The Great Malaise Drags On
Joseph E. Stiglitz
JAN 5, 2014
NEW YORK – There’s something dismal about writing year-end roundups in the half-decade since the eruption of the 2008 global financial crisis. Yes, we avoided a Great Depression II, but only to emerge into a Great Malaise, with barely increasing incomes for a large proportion of citizens in advanced economies. We can expect more of the same in 2014.
In the United States, median incomes have continued their seemingly relentless decline; for male workers, income has fallen to levels below those attained more than 40 years ago. Europe’s double-dip recession ended in 2013, but no one can responsibly claim that recovery has followed. More than 50% of young people in Spain and Greece remain unemployed. According to the International Monetary Fund, Spain can expect unemployment to be above 25% for years to come.
The real danger for Europe is that a sense of complacency may set in. As the year passed, one could feel the pace of vital institutional reforms in the eurozone slowing. For example, the monetary union needs a real banking union – including not just common supervision, but also common deposit insurance and a common resolution mechanism – and Eurobonds, or some similar vehicle for mutualizing debt. The eurozone is not much closer to implementing either measure than it was a year ago.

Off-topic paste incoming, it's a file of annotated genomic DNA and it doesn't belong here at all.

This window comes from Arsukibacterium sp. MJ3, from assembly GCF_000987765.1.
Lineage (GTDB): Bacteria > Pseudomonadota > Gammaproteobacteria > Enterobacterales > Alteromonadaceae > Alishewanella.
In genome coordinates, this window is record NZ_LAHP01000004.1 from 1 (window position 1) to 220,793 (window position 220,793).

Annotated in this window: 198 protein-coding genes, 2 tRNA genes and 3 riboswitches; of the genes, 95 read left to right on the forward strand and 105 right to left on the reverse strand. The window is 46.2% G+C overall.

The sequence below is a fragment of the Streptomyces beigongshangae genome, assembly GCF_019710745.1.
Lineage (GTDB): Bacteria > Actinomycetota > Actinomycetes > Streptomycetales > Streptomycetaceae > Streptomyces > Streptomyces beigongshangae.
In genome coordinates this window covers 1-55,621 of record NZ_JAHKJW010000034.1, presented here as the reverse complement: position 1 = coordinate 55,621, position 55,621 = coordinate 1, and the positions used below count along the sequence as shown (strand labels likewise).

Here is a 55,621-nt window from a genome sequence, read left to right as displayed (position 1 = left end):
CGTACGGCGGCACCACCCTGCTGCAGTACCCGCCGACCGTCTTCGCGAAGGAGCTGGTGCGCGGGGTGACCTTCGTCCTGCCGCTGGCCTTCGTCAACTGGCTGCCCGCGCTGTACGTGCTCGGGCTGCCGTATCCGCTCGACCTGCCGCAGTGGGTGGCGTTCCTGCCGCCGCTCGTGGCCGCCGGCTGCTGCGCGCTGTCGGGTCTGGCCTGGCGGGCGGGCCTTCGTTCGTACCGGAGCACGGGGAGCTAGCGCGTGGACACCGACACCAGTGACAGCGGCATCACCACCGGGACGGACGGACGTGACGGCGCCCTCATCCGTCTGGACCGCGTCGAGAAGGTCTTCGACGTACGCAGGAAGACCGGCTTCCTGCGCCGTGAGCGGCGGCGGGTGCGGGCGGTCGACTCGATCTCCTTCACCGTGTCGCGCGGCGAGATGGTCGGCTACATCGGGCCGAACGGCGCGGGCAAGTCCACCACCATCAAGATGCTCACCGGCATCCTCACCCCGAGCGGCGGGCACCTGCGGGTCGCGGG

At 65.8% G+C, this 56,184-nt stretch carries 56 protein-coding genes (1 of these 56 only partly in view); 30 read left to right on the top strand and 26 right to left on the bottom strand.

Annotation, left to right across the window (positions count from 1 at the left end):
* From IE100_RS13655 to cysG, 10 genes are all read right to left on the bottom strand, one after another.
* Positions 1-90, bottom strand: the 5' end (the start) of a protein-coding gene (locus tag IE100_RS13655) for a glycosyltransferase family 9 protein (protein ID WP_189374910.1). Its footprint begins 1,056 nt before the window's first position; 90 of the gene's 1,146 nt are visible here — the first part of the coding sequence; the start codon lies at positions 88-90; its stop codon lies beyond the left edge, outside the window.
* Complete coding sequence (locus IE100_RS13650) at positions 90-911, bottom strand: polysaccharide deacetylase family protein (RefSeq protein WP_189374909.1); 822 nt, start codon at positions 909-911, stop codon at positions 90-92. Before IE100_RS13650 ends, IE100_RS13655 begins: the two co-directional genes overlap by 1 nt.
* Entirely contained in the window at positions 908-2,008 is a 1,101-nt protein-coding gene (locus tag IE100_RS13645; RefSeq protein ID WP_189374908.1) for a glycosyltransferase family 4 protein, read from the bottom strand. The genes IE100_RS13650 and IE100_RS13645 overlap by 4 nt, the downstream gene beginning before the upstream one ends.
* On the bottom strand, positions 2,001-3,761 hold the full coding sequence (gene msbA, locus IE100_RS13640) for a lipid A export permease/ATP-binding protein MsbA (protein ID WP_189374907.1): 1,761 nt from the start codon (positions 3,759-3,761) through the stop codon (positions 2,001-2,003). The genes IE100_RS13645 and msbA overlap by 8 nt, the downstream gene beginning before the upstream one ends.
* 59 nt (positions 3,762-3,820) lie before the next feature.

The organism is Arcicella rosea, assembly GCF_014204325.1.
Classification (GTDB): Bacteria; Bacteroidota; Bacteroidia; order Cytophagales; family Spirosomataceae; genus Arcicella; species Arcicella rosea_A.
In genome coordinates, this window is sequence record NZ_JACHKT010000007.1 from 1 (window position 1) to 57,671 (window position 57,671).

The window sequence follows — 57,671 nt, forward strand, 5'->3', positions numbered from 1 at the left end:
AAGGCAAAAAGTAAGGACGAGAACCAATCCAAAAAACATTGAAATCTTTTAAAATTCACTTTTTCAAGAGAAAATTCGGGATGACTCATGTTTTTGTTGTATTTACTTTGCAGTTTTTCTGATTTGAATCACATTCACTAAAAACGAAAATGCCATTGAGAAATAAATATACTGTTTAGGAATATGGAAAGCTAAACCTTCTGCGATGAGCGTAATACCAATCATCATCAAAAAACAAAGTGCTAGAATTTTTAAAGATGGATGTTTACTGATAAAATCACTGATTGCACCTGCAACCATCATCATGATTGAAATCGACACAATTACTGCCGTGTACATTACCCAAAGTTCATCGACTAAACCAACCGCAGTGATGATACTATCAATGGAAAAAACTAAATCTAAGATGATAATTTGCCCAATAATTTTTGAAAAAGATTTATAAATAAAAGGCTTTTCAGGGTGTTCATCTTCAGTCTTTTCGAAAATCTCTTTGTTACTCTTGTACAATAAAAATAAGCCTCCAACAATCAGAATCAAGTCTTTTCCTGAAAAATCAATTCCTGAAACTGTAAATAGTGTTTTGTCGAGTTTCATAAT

One could also sense a renewed commitment to the austerity policies that incited Europe’s double-dip recession. Europe’s continuing stagnation is bad enough; but there is still a significant risk of another crisis in yet another eurozone country, if not next year, in the not-too-distant future.
Matters are only slightly better in the US, where a growing economic divide – with more inequality than in any other advanced country – has been accompanied by severe political polarization. One can only hope that the lunatics in the Republican Party who forced a government shutdown and pushed the country to the brink of default will decide against a repeat performance.
But even if they do, the likely contraction from the next round of austerity – which already cost 1-2 percentage points of GDP growth in 2013 – means that growth will remain anemic, barely strong enough to generate jobs for new entrants into the labor force. A dynamic tax-avoiding Silicon Valley and a thriving hydrocarbon sector are not enough to offset austerity’s weight.
Thus, while there may be some reduction of the Federal Reserve’s purchases of long-term assets (so-called quantitative easing, or QE), a move away from rock-bottom interest rates is not expected until 2015 at the earliest.
Ending low-interest-rates now would not be sensible, though QE has probably benefited the US economy only slightly, and may have raised risks abroad. The tremors in global financial markets set off by discussions earlier in 2013 of tapering QE highlighted the extent of interdependence in the global economy.
Just as QE’s introduction fueled currency appreciation, announcing its eventual end triggered depreciation. The good news was that most major emerging countries had built up large foreign-exchange reserves and had sufficiently strong economies that they could withstand the shock.
Still, the growth slowdown in emerging economies was disappointing – all the more so because it is likely to continue through 2014. Each country produced its own story: India’s downturn, for example, was attributed to political problems in New Delhi and a central bank worried about price stability (though there was little reason to believe that raising interest rates would do much about the price of onions and the other items underlying Indian inflation).